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Fam Pract Manag. 2022;29(4):32

CHECK THIS MAP WHEN PRESCRIBING CONTROLLED SUBSTANCES FOR PATIENTS OUT OF STATE

Physicians may be unsure about their ability to electronically send controlled substance prescriptions for patients who are away from home. For example, our clinic recently questioned whether we could prescribe stimulants for a patient away at college.

Our clinical pharmacist reviewed applicable U.S. Drug Enforcement Administration regulations and information from the National Association of Boards of Pharmacy to determine which states allow pharmacies to dispense controlled substances prescribed by doctors in other states. Our findings are summarized in the map below. The map is applicable only to physicians. We did not review regulations for other types of prescribers, which may vary from state to state.

In some cases, the COVID-19 pandemic prompted federal and state governments to relax out-of-state controlled substance prescribing regulations. However, this is subject to change, and a pharmacy may decline to dispense a prescription if local requirements are not met. Calling out-of-state pharmacies before sending electronic prescriptions for the first time may be prudent.

USE TEMPLATES AND SHORTCUTS TO MAKE EHR WORK MORE EFFICIENT

If EHR work is becoming an untenable administrative burden, it may be time to take a step back and determine if templates or shortcuts could make your EHR system more efficient.

Think about the EHR tasks you do most frequently, then explore whether your system has built-in tools to speed up those tasks. If it doesn't, it may be possible for you or a particularly savvy EHR user in your practice to develop your own workarounds, whether it's a custom order set, a pre-scripted note template for a common chronic condition, or keyboard shortcuts for certain words or phrases that you type a lot.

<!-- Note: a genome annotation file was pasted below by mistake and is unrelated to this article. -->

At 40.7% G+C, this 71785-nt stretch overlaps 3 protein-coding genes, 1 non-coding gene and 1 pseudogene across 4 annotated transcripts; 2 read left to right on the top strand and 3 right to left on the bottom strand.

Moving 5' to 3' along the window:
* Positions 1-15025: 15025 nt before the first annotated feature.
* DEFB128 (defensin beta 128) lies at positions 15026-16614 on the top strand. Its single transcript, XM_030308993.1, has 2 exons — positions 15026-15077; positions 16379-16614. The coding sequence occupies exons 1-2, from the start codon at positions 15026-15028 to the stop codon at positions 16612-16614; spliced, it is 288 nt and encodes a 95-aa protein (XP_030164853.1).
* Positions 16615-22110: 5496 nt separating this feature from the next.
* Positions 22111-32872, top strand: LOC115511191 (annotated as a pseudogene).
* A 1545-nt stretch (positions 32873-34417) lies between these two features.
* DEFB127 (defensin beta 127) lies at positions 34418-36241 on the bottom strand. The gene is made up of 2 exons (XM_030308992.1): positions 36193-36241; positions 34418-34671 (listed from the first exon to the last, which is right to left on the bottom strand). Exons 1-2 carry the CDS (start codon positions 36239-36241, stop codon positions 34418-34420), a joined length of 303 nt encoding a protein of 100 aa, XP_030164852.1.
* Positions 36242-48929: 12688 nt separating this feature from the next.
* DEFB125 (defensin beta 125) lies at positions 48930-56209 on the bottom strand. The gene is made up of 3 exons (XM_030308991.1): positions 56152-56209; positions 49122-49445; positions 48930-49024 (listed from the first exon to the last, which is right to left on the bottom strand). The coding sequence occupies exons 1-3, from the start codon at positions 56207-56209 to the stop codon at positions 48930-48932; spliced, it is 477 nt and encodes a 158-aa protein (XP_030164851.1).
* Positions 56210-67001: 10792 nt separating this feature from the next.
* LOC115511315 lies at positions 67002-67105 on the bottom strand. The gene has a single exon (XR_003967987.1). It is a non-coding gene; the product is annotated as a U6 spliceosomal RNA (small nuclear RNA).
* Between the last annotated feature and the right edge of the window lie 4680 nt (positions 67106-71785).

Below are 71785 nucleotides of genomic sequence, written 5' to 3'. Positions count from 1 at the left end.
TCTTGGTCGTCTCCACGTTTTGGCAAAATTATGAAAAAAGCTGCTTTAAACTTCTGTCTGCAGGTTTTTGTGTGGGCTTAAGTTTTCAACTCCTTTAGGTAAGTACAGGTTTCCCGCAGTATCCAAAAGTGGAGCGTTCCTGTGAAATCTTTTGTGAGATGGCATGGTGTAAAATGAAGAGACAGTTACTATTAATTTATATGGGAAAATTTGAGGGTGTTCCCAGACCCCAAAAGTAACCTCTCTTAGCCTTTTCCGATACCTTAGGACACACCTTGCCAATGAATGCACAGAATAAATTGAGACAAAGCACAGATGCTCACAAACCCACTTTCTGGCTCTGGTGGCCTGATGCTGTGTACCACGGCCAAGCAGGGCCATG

Your EHR vendor may also be able to provide advice or training to make the system more responsive to your needs. Investing some time upfront on improving the EHR's ease of use could yield major time savings in the future.

MAKE EFFECTIVE E-CONSULT REQUESTS

Electronic consults (also called e-consults) help primary care clinicians get answers to low-complexity clinical questions from specialists without the patient seeing the specialist. This usually allows patients to get needed care faster than waiting for a referral appointment. The expectation in most e-consult programs is for specialists to respond in 24–72 hours.

Here are some tips to make the most of e-consults:

  • Include a specific clinical question. It is not enough to say, “What should I do?” Instead say, “This patient has failed these two medications. Can you suggest a third?” or “She has an abnormal X. What should be the workup after this result?” Examples of e-consult questions appropriate for various specialties are available here.

  • Don't use an e-consult for an urgent situation. If you need an answer within three hours, call the consultant instead.

  • If you have EHR capabilities, include pictures of any physical examination abnormality so the specialist can evaluate it.

  • Write a comprehensive note and make sure it is complete so the consultant does not need to spend a lot of time reviewing the chart.

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Practice Pearls presents readers' advice on practice operations and patient care, along with tips drawn from the literature. Send us your best pearl (250 words or less), and you'll earn $50 if we publish it. Send pearls, questions, and comments to fpmedit@aafp.org, or add your comments below.

 

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